First, the traditional manner of naming a war is to use the names of the two warring states. This custom became prevalent around the 19th century during the times of great power politics and after the establishment of international law based upon the concept of state sovereignty. For instance, when Japan waged war against Russia in 1904, the war was called “Russo-Japanese War”. In this way, many scholars are now using the expression “Russo-Ukraine War” to describe the ongoing war between Russia and Ukraine as objectively as possible.
Second, when the number of warring parties are so numerous that mentioning of only a few would be misleading, the task of naming the war becomes problematic. Typical examples are the “First World War” or the “Thirty Years War”, etc. Similarly, a series of wars may be described using various terms, such as the war known in Israel as the “Yom Kippur War, which is referred to in the Arab World as the “October War”. This approach to naming has not been applied to the ongoing war between Russia and Ukraine. Although NATO member states are currently offering strong support to Ukraine, they are not actually parties to the conflict. Therefore, the warring parties are only the two states: Russia and Ukraine. In addition, there is no clear consensus on any culturally symbolic or period-descriptive characteristics of the war that inform how it is so referred.
Third, a war sometimes carries the name of a particular geographical area especially when the geographical location is related to the vital war agenda. Classic examples would include the “Crimean War” or “Falkland Islands War (Conflict)”. Since the end of WWII in 1945, the majority of armed conflicts have been intra-state wars. As a result, it has become increasingly common to name wars after the specific geographical regions where the armed conflicts take place, such as the “Biafran War” or the “Tigray Conflict”. This naming convention is also seen inter-state wars, particularly when the conflict arises from a territorial dispute, as in the cases of the “Kashmir Conflict” or the “Cyprus Conflict”. When a civil war encompasses nearly the entire geographical territory of a sovereign state, the conflict is often named after the state itself, as in examples like the “Sierra Leone Civil War” or the “Liberian Civil War”.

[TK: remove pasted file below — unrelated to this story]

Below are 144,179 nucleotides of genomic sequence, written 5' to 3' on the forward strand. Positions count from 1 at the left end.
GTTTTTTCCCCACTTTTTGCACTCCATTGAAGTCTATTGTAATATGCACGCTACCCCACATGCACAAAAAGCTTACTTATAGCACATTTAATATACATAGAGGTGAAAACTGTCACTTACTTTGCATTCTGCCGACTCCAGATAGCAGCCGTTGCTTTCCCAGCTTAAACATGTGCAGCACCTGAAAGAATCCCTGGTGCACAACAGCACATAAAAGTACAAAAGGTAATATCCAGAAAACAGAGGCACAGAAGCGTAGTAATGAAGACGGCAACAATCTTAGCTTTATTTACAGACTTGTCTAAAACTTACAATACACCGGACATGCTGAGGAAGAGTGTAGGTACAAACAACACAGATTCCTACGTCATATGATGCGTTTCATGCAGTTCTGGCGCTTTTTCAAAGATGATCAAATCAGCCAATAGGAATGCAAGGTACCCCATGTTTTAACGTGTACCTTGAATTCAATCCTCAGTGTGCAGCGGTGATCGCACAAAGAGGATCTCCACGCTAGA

When the United States labeled its 2001 military campaign against the Taliban in Afghanistan the “Afghanistan War”, and its 2003 invasion of Iraq as the “Iraq War”, it was employing the third pattern of war naming. They named the war after the name of the state where the war took place geographically. After 1945, the United States has consistently used this geographical naming pattern in its 20th-century military engagements, as seen in conflicts like the “Korean War” and the “Vietnam War”. Yet, these wars had the structure of the confrontation between the same national groups before active U.S. involvement. It can be said that the U.S. only intervened in wars between the same national groups, even if its intervention may have intensified the wars significantly. The “Bosnian Conflict” and the “Kosovo Conflict” involved U.S. intervention in civil wars via NATO, either with the backing or under scrutiny of the UN Security Council. In the case of the 2001 Afghanistan War, it is important to note that a civil war had already been ongoing in Afghanistan prior to the U.S. invasion. However, we typically make a distinction between the civil war in Afghanistan before 2001 and the conflict initiated by the U.S. in 2001. In the case of the “Iraq War” of 2003, it was more clearly the case that the U.S. started the war by invading Iraq. There had been no substantively continuous civil war in Iraq before the US invasion.